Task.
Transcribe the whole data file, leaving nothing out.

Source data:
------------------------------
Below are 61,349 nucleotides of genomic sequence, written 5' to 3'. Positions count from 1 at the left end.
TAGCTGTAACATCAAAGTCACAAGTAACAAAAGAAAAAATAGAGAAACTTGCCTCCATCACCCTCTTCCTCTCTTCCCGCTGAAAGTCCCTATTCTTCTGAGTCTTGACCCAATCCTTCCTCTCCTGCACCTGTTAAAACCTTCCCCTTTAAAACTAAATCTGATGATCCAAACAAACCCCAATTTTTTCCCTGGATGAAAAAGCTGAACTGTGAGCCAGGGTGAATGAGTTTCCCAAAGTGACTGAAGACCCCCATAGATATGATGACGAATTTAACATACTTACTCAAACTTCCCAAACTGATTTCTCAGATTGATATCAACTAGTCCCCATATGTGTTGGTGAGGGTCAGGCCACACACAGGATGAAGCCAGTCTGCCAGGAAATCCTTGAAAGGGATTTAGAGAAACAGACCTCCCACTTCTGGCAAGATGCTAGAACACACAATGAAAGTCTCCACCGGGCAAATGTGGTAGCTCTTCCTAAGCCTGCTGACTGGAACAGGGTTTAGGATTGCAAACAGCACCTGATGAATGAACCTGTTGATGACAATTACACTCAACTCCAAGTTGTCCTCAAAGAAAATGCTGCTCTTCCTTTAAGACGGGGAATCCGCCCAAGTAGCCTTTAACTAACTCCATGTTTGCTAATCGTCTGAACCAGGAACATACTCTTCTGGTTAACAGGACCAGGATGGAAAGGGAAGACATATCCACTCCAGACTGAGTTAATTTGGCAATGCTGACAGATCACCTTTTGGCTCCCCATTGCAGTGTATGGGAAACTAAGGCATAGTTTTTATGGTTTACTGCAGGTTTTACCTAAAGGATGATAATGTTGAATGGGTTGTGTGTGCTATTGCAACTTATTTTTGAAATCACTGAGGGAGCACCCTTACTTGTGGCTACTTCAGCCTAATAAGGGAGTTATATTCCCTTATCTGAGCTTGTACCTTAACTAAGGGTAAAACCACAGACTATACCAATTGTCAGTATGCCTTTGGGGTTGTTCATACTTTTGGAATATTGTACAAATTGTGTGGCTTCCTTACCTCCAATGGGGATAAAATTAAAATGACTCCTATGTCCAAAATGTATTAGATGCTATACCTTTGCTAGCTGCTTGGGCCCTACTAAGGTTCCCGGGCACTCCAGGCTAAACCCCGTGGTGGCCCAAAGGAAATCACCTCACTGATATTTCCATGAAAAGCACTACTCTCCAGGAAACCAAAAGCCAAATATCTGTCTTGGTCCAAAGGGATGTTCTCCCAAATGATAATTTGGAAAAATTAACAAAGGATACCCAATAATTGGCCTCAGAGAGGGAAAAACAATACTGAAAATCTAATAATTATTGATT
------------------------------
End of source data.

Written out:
Below are 61,349 nucleotides of genomic sequence, written 5' to 3'. Positions count from 1 at the left end.
TAGCTGTAACATCAAAGTCACAAGTAACAAAAGAAAAAATAGAGAAACTTGCCTCCATCACCCTCTTCCTCTCTTCCCGCTGAAAGTCCCTATTCTTCTGAGTCTTGACCCAATCCTTCCTCTCCTGCACCTGTTAAAACCTTCCCCTTTAAAACTAAATCTGATGATCCAAACAAACCCCAATTTTTTCCCTGGATGAAAAAGCTGAACTGTGAGCCAGGGTGAATGAGTTTCCCAAAGTGACTGAAGACCCCCATAGATATGATGACGAATTTAACATACTTACTCAAACTTCCCAAACTGATTTCTCAGATTGATATCAACTAGTCCCCATATGTGTTGGTGAGGGTCAGGCCACACACAGGATGAAGCCAGTCTGCCAGGAAATCCTTGAAAGGGATTTAGAGAAACAGACCTCCCACTTCTGGCAAGATGCTAGAACACACAATGAAAGTCTCCACCGGGCAAATGTGGTAGCTCTTCCTAAGCCTGCTGACTGGAACAGGGTTTAGGATTGCAAACAGCACCTGATGAATGAACCTGTTGATGACAATTACACTCAACTCCAAGTTGTCCTCAAAGAAAATGCTGCTCTTCCTTTAAGACGGGGAATCCGCCCAAGTAGCCTTTAACTAACTCCATGTTTGCTAATCGTCTGAACCAGGAACATACTCTTCTGGTTAACAGGACCAGGATGGAAAGGGAAGACATATCCACTCCAGACTGAGTTAATTTGGCAATGCTGACAGATCACCTTTTGGCTCCCCATTGCAGTGTATGGGAAACTAAGGCATAGTTTTTATGGTTTACTGCAGGTTTTACCTAAAGGATGATAATGTTGAATGGGTTGTGTGTGCTATTGCAACTTATTTTTGAAATCACTGAGGGAGCACCCTTACTTGTGGCTACTTCAGCCTAATAAGGGAGTTATATTCCCTTATCTGAGCTTGTACCTTAACTAAGGGTAAAACCACAGACTATACCAATTGTCAGTATGCCTTTGGGGTTGTTCATACTTTTGGAATATTGTACAAATTGTGTGGCTTCCTTACCTCCAATGGGGATAAAATTAAAATGACTCCTATGTCCAAAATGTATTAGATGCTATACCTTTGCTAGCTGCTTGGGCCCTACTAAGGTTCCCGGGCACTCCAGGCTAAACCCCGTGGTGGCCCAAAGGAAATCACCTCACTGATATTTCCATGAAAAGCACTACTCTCCAGGAAACCAAAAGCCAAATATCTGTCTTGGTCCAAAGGGATGTTCTCCCAAATGATAATTTGGAAAAATTAACAAAGGATACCCAATAATTGGCCTCAGAGAGGGAAAAACAATACTGAAAATCTAATAATTATTGATT